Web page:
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Isolation Outside of a Pandemic
The Cochran Firm - Dallas
1-800-THE-FIRM

Isolation, seclusion, loneliness, stress, frustration. Emotions such as these are what many of us are experiencing during the COVID-19 coronavirus pandemic. Imagine if this was how you felt before COVID-19? How are people who already felt isolated or stressed feeling now? Just ask those living with Complex Regional Pain Syndrome (CRPS) because unfortunately, this is life as they know it.

CRPS is an extremely painful and life-altering chronic nerve condition that typically develops after injury or surgery to a limb. The Reflex Sympathetic Dystrophy Syndrome Association (RSDSA), the nation’s largest support group and resource for CRPS/RSD, says that CRPS occurs when a person’s nervous system and immune system malfunction as they respond to tissue damage from trauma. The nerves misfire, sending constant pain signals to the brain. The physical pain symptoms of CRPS, which have been described as deep, aching, cold and burning, have been rated more painful than amputation or childbirth. 

In addition to the physical pain, the mental health of those suffering from CRPS is also affected. People with CRPS tend to feel lonely, anxious and stressed because their family, friends and the community don’t seem to understand the world they live in and the struggles they deal with on a daily basis. The stress of living with CRPS can make it difficult to concentrate and complete simple tasks, affects sleeping and eating habits and causes other issues. And while we all may be experiencing stressful feelings now due to COVID-19 and can begin to relate to those with CRPS, our stress will eventually go away. Those living with CRPS may be stuck with these emotions indefinitely if they don’t get the proper support.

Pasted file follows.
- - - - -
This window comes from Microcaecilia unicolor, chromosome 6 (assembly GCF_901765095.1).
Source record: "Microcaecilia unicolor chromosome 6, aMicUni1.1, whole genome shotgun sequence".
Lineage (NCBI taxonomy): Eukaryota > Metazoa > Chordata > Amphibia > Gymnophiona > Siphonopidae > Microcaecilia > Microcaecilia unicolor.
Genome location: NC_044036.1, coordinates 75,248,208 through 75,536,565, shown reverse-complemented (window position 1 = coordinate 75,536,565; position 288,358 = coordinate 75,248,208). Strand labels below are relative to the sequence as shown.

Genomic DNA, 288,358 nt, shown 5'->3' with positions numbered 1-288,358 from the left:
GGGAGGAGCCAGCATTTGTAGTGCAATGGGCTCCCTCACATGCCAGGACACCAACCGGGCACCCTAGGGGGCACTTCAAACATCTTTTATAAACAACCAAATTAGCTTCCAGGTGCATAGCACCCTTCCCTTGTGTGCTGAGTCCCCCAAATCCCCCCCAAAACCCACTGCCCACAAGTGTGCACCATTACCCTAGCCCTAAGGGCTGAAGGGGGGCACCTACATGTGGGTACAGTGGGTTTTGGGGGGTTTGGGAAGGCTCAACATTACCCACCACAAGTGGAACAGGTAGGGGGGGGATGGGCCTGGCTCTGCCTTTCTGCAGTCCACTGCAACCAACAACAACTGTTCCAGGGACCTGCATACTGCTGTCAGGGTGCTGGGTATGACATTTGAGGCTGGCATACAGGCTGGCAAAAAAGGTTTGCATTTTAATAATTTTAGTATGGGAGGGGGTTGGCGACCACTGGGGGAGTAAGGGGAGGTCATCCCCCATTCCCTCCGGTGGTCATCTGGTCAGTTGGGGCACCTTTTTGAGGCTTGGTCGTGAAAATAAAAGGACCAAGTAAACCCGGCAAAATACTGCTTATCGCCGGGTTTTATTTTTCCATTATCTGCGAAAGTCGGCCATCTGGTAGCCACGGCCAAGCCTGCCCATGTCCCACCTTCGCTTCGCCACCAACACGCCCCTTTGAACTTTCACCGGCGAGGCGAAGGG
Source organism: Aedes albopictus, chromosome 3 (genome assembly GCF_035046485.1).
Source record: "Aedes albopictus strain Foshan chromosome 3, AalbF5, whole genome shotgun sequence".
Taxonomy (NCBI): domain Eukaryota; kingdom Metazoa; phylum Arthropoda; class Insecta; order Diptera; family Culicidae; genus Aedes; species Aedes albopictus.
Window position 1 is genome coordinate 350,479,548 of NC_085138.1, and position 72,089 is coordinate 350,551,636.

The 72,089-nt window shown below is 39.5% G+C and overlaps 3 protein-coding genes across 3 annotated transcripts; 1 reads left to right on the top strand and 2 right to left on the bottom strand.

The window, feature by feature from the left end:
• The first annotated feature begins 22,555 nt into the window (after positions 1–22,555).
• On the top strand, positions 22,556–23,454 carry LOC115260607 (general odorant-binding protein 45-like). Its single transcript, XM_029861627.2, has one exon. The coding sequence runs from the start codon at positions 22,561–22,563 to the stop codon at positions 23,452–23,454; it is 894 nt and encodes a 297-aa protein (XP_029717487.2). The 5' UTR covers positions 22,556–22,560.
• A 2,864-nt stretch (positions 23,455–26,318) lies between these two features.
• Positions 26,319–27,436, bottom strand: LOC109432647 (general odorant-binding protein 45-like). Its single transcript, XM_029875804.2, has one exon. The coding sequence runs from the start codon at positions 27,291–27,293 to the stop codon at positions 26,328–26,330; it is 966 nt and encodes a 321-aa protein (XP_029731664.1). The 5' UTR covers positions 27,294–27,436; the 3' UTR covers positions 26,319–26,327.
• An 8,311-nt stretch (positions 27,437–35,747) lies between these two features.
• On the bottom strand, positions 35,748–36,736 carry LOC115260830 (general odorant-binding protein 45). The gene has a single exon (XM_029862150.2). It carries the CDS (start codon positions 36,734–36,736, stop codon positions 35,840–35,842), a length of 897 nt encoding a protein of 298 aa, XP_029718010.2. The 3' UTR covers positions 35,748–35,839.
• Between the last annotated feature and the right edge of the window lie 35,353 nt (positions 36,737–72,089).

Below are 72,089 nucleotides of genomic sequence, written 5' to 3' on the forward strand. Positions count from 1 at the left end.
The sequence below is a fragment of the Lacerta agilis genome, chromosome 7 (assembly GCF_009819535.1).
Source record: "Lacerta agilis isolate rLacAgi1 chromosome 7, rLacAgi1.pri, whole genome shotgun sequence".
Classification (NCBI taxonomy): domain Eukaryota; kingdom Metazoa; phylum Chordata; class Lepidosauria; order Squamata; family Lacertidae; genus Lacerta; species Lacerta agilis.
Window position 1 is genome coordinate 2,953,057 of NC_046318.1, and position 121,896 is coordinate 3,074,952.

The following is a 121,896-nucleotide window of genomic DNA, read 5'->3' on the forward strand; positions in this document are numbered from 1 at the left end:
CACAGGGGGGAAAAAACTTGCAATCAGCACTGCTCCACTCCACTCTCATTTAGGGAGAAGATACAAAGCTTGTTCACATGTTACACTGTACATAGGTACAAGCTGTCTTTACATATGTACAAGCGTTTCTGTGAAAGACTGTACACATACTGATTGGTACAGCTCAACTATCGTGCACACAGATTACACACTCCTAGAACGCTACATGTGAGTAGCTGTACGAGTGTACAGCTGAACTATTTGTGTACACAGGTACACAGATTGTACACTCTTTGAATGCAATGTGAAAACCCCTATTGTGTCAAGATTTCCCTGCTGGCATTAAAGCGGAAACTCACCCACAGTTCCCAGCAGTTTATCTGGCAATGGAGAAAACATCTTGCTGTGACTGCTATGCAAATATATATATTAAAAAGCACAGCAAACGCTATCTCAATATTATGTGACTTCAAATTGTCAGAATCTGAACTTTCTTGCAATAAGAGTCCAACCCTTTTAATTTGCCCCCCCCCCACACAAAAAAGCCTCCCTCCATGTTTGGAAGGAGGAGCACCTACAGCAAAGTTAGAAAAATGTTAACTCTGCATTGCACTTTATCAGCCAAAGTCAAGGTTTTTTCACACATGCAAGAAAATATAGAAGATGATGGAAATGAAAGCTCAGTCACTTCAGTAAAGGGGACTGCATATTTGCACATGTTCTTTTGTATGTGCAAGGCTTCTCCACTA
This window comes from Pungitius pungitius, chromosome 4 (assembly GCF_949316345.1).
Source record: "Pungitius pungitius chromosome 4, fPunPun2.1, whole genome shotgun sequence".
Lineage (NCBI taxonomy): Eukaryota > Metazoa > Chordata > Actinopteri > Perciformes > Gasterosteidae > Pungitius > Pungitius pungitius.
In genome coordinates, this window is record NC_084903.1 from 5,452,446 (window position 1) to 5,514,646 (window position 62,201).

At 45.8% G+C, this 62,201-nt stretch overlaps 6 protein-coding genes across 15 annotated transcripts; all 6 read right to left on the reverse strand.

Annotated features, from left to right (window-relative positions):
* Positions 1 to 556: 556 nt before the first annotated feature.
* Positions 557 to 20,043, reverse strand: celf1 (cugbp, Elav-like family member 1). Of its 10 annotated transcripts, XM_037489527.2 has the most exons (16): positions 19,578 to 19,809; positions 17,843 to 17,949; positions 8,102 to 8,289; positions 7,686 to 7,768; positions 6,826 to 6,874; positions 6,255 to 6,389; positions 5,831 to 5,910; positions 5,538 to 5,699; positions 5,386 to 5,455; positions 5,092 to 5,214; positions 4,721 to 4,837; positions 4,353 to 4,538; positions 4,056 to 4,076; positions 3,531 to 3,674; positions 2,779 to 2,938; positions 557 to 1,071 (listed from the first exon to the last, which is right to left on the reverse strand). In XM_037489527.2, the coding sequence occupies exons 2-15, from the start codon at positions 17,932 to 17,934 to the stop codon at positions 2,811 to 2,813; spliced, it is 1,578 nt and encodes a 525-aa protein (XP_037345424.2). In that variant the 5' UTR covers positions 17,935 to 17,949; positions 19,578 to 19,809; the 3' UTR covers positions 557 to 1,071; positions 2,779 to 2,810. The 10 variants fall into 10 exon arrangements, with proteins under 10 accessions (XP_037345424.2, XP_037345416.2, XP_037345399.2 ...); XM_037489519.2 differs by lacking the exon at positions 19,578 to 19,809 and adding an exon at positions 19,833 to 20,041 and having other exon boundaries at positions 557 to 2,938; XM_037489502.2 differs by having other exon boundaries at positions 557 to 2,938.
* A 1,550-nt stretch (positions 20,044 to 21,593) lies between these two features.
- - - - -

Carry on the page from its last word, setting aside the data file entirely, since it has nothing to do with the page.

How Can You Help Someone With CRPS

First and foremost, you must understand that CRPS is a legitimate, medically recognized condition. It is vital to understand that chronic pain is something that seizes control of a person and can come and go. If you suffer from CRPS, you can one day be a healthy and fully functioning individual and the next day be on your back coping with something that others may consider a minor injury. The difference is while most people recover quickly from those minor injuries, someone with CRPS never fully recovers and can be left with chronic pain for months if not years. This can have a devastating effect on a person’s mental state.

You also need to learn to have empathy for someone dealing with CRPS. Empathy is the ability for you to understand, be aware of, be sensitive to, and experience the feelings, thoughts and experiences of another person. If anything good can come from the COVID-19 outbreak, maybe it will be people gaining some empathy for those living with CRPS. The fear and anxiety that you are having over COVID-19 may be very similar to how people feel about their CRPS condition. 

Here are a few other ways in which you can help someone manage their CRPS: 

  • Help them manage their stress. Encourage them to meditate, try breathing techniques and rest.
  • Distract them from the pain. The more attention they give the pain, the more it demands. Get them to focus on anything besides the pain. This can include watching television together and getting out of the house, even if just to drive around and change the scenery from the place where they feel trapped like a prisoner by their pain.
  • Understand their pain. Realize that things that were taken for granted before CRPS such as showering and dressing can now be a struggle for them to complete.
  • Don’t feel sorry for their situation but do help them cope. You can help them to set priorities and goals to cope with the pain and feel like they have something to work towards, even if it is such a small goal like a walk around the neighborhood or going to the grocery store together. 
  • Deal with feelings as they occur. Use “I” statements and communicate in a way that is positive, not attacking.
  • Be aware and offer to help. Simple activities such as walking, bending over, stretching and reaching can cause tremendous aggravation of the pain. Many people who have CRPS have no choice but to work even though they are in constant pain, and once they return home from work, they may be completely unable to do anything else due to the physical and mental exhaustion from dealing with the pain.
  • Help them find a support group either online or near your home. While you can offer support, sometimes it is better for someone with CRPS to speak with someone else living with and dealing with similar symptoms. 

It is so important to be able to empathize with a loved one, family member or friend who may be suffering CRPS, and just maybe, COVID-19 has given us a glimpse into their everyday challenges. You may not be able to make the pain go away, but you can be proactive in helping to make their life better and show that you truly do feel their pain.

 

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